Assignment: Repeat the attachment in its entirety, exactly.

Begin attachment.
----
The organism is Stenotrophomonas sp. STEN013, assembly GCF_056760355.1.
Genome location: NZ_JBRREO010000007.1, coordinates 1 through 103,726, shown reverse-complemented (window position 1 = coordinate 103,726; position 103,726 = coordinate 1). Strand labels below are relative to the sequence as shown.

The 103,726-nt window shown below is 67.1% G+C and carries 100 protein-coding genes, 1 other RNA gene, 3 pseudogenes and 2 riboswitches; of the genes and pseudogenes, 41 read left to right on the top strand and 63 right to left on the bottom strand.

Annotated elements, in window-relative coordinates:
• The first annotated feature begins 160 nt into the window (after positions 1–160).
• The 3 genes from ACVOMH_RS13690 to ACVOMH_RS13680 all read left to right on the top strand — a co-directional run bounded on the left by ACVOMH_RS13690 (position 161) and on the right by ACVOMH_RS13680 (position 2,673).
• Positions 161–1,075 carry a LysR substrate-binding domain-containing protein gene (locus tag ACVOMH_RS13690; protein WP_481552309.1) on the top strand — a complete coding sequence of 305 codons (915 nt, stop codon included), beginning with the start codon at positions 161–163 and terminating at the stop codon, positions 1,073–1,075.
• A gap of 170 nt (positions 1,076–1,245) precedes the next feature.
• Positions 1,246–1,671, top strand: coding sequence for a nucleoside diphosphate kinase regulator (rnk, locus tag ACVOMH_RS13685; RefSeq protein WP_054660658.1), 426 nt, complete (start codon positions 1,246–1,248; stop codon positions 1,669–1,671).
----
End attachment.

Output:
The organism is Stenotrophomonas sp. STEN013, assembly GCF_056760355.1.
Genome location: NZ_JBRREO010000007.1, coordinates 1 through 103,726, shown reverse-complemented (window position 1 = coordinate 103,726; position 103,726 = coordinate 1). Strand labels below are relative to the sequence as shown.

The 103,726-nt window shown below is 67.1% G+C and carries 100 protein-coding genes, 1 other RNA gene, 3 pseudogenes and 2 riboswitches; of the genes and pseudogenes, 41 read left to right on the top strand and 63 right to left on the bottom strand.

Annotated elements, in window-relative coordinates:
• The first annotated feature begins 160 nt into the window (after positions 1–160).
• The 3 genes from ACVOMH_RS13690 to ACVOMH_RS13680 all read left to right on the top strand — a co-directional run bounded on the left by ACVOMH_RS13690 (position 161) and on the right by ACVOMH_RS13680 (position 2,673).
• Positions 161–1,075 carry a LysR substrate-binding domain-containing protein gene (locus tag ACVOMH_RS13690; protein WP_481552309.1) on the top strand — a complete coding sequence of 305 codons (915 nt, stop codon included), beginning with the start codon at positions 161–163 and terminating at the stop codon, positions 1,073–1,075.
• A gap of 170 nt (positions 1,076–1,245) precedes the next feature.
• Positions 1,246–1,671, top strand: coding sequence for a nucleoside diphosphate kinase regulator (rnk, locus tag ACVOMH_RS13685; RefSeq protein WP_054660658.1), 426 nt, complete (start codon positions 1,246–1,248; stop codon positions 1,669–1,671).